The ethnic minority groups are one of the endless attractions that any travelers who once taking Sapa tours are impressed the most. From their clothes, their jewelry, to their dishes, their traditions,… the mysterious ethnic minority groups in Sapa are always a source of inspiration for curious ones.
Besides Tay, Nung, Red Dao or Black H’mong, Giay ethnic minority group is also an ethnic group that has a lot of interesting customs waiting for travelers to discover, and one of their most ancient traditions that I want to tell you about is their naming tradition.
Giay ethnic minority group
To Giay ethnic minority group, the naming for a child is extremely important, which can influence all the child’s life afterwards, that’s why a new-born baby is given a name when he or she is one month old. But the naming ceremony is held a couple of days before or after they are one month old because, according the Giay, this creates a better chance for the growth of the child. Some families even hold the naming ceremony a few months after the baby is born.
The Giay people in a big ceremony
There’s one special characteristic of Giay people, that’s they don’t discriminate between boys and girls, but a bigger ceremony is often held for the first-born child. For the first-born child, they often hold a naming ceremony 30 to 33 days after she or he is born, they will choose a good date for the ceremony. All the relatives of the baby’s parents are invited to the ceremony, so the ceremony is quite big.
The procedures of the naming ceremony of the Giay people are simpler than for other ethnic groups. The offerings will include pork, chicken, duck, incense and flowers. When the offerings are ready, the ceremony begins in the presence of the whole family. The baby’s grandparents or aunt will bring the baby to the altar to introduce her or him to the ancestors. And when people are eating, the baby’s parents will bring out a tray with 8 cups of colored wine, one incense urn, one bowl of rice, and one egg, which stands vertically. They bring the tray to the elders in the family and ask them to give the baby a name. The eldest one will have that honor. He/she chooses a name and then puts some rice on the egg, if any rice seeds remain on the egg, the name is chosen. Otherwise, other elders continue to put rice on the egg until some rice remains on it”.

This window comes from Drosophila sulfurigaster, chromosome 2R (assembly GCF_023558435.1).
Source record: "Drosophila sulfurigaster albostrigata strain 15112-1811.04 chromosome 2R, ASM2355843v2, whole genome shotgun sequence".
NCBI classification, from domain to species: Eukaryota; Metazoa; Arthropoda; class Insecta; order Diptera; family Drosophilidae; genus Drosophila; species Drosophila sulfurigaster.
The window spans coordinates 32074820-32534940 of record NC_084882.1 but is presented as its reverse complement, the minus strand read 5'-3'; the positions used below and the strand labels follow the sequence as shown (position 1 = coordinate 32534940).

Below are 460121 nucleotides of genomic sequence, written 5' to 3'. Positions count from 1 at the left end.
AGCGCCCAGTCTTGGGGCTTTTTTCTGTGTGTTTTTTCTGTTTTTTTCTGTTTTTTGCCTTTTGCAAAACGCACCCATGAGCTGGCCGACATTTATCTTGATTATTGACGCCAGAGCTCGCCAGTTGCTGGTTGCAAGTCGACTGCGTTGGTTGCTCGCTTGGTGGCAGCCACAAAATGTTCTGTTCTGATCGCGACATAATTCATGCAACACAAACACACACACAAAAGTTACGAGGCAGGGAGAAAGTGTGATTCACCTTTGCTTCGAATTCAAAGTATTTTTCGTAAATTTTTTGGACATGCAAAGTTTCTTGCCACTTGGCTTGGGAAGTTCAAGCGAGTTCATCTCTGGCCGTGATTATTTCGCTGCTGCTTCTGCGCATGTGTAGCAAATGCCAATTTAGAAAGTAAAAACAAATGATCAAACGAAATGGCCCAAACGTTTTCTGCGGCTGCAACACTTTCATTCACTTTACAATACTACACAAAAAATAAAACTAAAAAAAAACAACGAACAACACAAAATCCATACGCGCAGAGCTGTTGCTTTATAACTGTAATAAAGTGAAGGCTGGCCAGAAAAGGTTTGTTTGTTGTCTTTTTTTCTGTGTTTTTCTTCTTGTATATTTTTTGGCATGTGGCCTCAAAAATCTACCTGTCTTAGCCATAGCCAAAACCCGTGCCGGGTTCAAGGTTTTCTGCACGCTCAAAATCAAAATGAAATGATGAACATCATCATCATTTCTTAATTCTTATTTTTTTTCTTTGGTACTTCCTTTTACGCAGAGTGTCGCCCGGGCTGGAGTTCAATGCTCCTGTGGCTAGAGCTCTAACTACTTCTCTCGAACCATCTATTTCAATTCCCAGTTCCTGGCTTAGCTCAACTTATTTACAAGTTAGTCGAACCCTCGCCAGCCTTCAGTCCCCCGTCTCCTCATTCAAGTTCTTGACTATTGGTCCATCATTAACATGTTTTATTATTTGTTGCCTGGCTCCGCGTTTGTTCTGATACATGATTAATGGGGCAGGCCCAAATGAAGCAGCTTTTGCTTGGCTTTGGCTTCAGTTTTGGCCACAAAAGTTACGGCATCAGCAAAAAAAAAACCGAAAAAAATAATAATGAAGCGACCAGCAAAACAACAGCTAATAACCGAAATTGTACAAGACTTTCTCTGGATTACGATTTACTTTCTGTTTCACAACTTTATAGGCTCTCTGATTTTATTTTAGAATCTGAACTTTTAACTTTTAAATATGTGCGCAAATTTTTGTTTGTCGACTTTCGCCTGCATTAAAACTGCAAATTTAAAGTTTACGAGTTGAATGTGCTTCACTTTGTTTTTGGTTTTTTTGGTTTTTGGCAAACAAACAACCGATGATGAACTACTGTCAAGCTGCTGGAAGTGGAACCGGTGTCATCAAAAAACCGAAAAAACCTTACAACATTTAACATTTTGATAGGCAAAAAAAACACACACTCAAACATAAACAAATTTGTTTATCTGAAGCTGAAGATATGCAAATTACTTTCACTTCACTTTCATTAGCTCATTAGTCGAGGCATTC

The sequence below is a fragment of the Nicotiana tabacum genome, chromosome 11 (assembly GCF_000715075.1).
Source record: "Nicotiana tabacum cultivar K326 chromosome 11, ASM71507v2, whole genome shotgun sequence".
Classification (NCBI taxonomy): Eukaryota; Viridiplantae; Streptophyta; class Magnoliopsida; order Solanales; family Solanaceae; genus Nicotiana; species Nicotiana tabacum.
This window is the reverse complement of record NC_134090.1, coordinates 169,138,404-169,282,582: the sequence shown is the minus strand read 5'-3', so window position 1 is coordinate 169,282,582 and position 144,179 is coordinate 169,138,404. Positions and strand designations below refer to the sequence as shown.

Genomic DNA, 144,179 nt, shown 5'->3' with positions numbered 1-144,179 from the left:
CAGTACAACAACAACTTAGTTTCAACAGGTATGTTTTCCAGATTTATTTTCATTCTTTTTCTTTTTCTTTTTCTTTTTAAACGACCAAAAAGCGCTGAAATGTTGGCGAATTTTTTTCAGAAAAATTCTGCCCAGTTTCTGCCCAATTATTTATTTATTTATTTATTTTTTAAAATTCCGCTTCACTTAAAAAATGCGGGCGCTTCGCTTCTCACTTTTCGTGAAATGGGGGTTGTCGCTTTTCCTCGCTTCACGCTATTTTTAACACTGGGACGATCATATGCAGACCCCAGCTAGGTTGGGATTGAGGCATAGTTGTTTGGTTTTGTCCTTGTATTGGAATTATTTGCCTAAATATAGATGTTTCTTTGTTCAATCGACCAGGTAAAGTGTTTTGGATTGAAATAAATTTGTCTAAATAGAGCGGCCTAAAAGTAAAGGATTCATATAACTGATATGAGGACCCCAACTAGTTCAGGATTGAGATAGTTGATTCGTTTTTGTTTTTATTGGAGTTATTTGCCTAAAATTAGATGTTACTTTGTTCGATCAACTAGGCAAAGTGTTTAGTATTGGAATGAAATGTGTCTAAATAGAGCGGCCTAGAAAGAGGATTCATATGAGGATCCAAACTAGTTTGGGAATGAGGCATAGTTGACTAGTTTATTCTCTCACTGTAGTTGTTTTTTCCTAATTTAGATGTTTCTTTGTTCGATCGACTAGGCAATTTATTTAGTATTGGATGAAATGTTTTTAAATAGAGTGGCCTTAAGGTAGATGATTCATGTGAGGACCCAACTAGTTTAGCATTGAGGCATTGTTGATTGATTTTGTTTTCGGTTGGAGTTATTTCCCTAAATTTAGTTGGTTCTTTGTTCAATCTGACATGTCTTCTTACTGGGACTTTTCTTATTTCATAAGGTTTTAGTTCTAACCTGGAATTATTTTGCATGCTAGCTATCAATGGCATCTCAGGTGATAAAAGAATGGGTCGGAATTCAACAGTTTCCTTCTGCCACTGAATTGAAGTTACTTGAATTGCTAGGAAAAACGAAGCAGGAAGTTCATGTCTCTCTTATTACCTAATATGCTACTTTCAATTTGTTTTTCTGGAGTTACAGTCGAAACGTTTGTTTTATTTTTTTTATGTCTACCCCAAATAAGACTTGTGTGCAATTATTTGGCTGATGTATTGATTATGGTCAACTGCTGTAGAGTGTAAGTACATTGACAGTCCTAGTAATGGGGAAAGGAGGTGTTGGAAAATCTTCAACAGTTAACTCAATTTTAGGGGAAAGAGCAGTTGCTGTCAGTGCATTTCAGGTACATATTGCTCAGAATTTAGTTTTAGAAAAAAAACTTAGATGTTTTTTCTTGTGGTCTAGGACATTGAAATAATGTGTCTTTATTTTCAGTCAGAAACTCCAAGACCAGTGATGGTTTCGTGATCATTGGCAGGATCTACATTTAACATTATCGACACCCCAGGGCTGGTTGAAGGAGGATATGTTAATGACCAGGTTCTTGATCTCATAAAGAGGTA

Naming rite is an important ceremony of Giay people
The name of the baby must be different from any relative within 3 generations. After a beautiful name is chosen and the family approves the name, the name is given to the baby. Everyone drinks a toast and gives the baby gifts along with wishes of luck, health, and happiness. The gifts will often be bracelets, silver coins, cookies, or cash. The family of the baby’s mother must attend the naming ceremony, they will have to prepare a set of gifts including a baby carrier and diapers. When the baby is given a name, they give her or him the baby carrier and sing a song about the tilling soil to grow cotton, and weaving fabric to make the baby carrier. They also wish the baby growth and health. The father’s family responds by singing thanks for the baby’s gifts.
Special gifts are given to the child
The gifts are placed on the altar together with offerings to show the ancestors that the baby has been given a name. If this is the first-born child, the grandparents and parents will thereafter be referred to using the baby’s name.
For the Giay, their children’s name is a source of happiness and pride. If someone intentionally calls them by their original name, this is an offense to them. The naming ceremony of the Giay is of great importance for them, reflecting the continuation of generations and the family order.